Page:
One reason for the switch, Star said in filings, was the company’s connection to the tobacco industry hampered its efforts to interest medical research centers in conducting clinical research on the healthful properties of anatabine. The other reasons, according to the company, were declining sales and mounting operating losses.

Essentially, 23-year-old Star has turned itself into a biosciences startup.

Rock Creek produces Star’s main products: Anatabloc, a dietary supplement officially introduced at an August 2011 luncheon hosted by first lady Maureen McDonnell at the Executive Mansion in Richmond; and two cosmetics, Anatabloc Facial Crème and Anatabloc Facial Serum.The company says its Anatabloc dietary supplement, sold through 4,000 GNC stores, helps reduce inflammation and improve metabolism.
Company-sponsored research suggests the anatabine alkaloid may be able to help reduce the inflammation that accompanies many diseases, including multiple sclerosis, ulcerative colitis, Alzheimer’s disease, traumatic brain injury and thyroid disease.  No independent research, however, has been done, according to the Richmond Times-Dispatch.

GNC named Anatabloc its top vendor of 2012 for product innovation in the wellness area. Sales of the dietary supplement were largely responsible for Star’s second-quarter revenue of $2.5 million, a level relatively unchanged from first quarter but up 74 percent from the second quarter a year before.

Shareholder lawsuits

While the company might not face charges from federal prosecutors, Star executives, including Williams; Paul L. Perito, the company’s chairman, president and COO; and several board members still must contend with shareholder lawsuits in federal district courts in Richmond and Alexandria, and two others in state courts in Richmond and Henrico County. (The company succeeded in consolidating seven separate lawsuits into four.) Some of the suits were filed in late March shortly after the company disclosed the investigation into its securities transactions.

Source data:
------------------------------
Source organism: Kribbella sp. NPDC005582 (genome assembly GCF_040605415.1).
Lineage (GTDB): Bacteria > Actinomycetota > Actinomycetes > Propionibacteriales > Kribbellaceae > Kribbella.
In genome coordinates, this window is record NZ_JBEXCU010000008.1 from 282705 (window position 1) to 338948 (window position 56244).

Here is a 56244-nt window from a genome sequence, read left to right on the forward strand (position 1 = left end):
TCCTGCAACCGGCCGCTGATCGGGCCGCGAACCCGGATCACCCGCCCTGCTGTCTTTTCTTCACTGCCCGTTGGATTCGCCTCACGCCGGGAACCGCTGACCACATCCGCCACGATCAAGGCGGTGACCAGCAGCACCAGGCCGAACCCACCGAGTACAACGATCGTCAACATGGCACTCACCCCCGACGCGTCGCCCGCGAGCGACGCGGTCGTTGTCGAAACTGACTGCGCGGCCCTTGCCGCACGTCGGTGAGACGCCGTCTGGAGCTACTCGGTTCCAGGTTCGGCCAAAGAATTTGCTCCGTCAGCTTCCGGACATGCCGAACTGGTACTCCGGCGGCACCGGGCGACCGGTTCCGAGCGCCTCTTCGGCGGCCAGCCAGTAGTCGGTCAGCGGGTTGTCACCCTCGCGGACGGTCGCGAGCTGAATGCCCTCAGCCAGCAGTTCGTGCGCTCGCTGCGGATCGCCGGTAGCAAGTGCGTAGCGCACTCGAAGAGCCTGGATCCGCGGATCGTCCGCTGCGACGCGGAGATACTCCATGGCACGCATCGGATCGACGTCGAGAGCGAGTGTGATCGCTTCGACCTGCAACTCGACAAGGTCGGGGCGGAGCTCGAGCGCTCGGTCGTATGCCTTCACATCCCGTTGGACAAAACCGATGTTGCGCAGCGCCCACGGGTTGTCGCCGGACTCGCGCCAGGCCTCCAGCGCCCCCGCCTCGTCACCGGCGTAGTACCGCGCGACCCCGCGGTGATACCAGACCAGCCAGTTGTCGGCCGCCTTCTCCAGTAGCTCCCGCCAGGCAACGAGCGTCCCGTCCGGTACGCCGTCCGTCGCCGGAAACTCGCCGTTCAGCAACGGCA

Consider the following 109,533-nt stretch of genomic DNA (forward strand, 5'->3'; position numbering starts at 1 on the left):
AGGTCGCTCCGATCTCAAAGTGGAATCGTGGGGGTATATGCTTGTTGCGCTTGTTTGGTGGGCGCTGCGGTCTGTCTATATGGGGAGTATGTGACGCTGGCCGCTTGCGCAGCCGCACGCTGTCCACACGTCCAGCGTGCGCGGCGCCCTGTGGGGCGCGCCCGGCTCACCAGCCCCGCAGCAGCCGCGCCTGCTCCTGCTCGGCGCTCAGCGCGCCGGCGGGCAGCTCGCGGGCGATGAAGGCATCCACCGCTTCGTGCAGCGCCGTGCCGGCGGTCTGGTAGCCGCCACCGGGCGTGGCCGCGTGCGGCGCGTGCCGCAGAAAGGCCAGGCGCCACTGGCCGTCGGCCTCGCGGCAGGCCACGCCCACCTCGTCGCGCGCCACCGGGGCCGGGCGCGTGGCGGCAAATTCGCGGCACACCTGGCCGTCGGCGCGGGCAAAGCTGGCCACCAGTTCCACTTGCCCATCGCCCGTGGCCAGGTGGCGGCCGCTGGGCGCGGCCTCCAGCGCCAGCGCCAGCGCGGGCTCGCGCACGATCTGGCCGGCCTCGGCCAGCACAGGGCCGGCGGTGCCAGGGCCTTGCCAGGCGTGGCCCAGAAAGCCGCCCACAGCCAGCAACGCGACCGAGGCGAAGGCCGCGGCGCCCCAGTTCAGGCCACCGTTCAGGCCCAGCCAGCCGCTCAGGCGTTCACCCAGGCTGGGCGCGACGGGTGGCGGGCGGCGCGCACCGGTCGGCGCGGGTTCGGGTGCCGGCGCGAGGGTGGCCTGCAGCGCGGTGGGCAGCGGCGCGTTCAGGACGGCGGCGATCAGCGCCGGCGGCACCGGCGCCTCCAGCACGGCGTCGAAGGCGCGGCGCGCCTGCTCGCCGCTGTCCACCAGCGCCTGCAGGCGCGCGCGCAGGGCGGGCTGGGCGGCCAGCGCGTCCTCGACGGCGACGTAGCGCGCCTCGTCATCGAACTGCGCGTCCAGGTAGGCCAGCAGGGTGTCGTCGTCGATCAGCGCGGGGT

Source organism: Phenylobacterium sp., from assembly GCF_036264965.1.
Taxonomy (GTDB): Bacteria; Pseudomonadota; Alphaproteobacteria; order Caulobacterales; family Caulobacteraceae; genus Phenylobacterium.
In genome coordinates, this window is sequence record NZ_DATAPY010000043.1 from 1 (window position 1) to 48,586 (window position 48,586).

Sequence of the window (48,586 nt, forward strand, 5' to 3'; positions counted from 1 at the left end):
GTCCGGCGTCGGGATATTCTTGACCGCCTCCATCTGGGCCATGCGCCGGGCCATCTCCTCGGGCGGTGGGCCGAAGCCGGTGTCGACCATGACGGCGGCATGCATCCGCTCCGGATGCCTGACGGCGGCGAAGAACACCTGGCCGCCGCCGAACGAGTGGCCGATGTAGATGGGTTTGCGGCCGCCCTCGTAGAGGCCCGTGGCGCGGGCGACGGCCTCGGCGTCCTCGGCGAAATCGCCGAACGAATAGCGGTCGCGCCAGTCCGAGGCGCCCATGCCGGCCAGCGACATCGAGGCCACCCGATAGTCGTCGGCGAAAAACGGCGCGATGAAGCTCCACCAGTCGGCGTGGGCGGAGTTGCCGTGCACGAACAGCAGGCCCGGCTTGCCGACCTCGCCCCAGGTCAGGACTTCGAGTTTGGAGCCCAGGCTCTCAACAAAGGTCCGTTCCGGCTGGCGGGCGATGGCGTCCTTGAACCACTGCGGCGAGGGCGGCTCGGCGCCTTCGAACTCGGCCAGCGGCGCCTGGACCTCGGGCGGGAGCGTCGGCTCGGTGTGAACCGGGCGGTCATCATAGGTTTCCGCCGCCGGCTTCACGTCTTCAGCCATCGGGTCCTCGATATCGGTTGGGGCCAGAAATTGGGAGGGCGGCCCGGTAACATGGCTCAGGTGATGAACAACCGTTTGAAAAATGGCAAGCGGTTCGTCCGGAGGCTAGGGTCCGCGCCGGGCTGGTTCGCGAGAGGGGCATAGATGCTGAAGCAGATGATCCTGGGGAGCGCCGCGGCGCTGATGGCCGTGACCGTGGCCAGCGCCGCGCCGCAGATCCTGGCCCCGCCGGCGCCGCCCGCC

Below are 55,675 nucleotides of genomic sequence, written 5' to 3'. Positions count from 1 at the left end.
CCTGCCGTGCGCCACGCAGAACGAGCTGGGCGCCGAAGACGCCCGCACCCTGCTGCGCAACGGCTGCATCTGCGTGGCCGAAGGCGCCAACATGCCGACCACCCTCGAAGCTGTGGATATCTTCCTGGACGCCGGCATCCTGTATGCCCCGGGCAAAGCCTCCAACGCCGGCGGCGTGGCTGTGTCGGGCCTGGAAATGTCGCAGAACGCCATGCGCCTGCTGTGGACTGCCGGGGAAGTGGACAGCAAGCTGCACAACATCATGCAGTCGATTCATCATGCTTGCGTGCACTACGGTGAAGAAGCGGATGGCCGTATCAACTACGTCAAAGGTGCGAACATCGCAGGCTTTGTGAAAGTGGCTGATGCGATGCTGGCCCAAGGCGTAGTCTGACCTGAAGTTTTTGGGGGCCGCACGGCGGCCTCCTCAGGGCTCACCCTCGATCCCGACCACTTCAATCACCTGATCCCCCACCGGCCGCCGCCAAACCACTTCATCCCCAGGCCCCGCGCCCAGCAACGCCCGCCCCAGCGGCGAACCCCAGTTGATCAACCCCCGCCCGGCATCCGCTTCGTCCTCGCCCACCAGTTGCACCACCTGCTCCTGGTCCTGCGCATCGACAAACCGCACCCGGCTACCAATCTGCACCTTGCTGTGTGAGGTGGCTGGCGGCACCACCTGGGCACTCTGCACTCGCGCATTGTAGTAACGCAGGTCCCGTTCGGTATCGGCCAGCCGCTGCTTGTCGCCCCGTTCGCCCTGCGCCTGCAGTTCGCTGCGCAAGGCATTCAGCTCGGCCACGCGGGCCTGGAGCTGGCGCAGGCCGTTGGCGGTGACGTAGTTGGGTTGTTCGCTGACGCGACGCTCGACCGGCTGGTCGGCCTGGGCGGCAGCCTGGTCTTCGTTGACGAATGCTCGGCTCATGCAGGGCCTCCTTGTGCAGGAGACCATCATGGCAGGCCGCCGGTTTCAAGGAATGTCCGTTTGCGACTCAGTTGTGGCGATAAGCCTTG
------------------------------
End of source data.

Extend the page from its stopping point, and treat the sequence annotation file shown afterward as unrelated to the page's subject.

These complaints allege Star Scientific misrepresented aspects of the company’s scientific research and misled investors regarding its future revenue prospects.

One suit, by investor Harold Z. Levine, filed in Richmond Circuit Court in July, attacks Star’s compensation of top executives. “These individuals have usurped millions of regular and bonus compensation as a result of their incompetent performance and deceptive activities,” the suit charges.

The company has said the salaries of its executives were pegged to those offered to counterparts in Richmond, Washington, D.C., and Boston.     

During 2010 when the company lost $28.3 million on revenue of $63,000, the compensation of Williams and Perito totaled about $4 million apiece, including base salary, stock options and other benefits. In 2011, when company revenue climbed to $1.2 million and losses rose to $38 million, the value of Williams’ pay package was worth $9 million while Perito’s was $7.7 million, including nearly $8 million and $6.5 million in stock options, respectively.

Last year, with losses at $22.9 million on higher revenue of $6.2 million, Perito and Williams were not awarded stock options and their total compensation dropped sharply, to $1.3 million and $1.1 million, respectively, slightly more than their $1 million annual salaries.

Effective in January of this year, the company says, Williams voluntarily cut his base salary to just $1 a month and pledged to stay at that level until the company became profitable. Likewise, Perito cut his salary by $500,000 annually beginning in February.

In August, in its first public statement addressing all shareholder lawsuits, the company said in a regulatory filing its executives “intend to defend vigorously” against these allegations.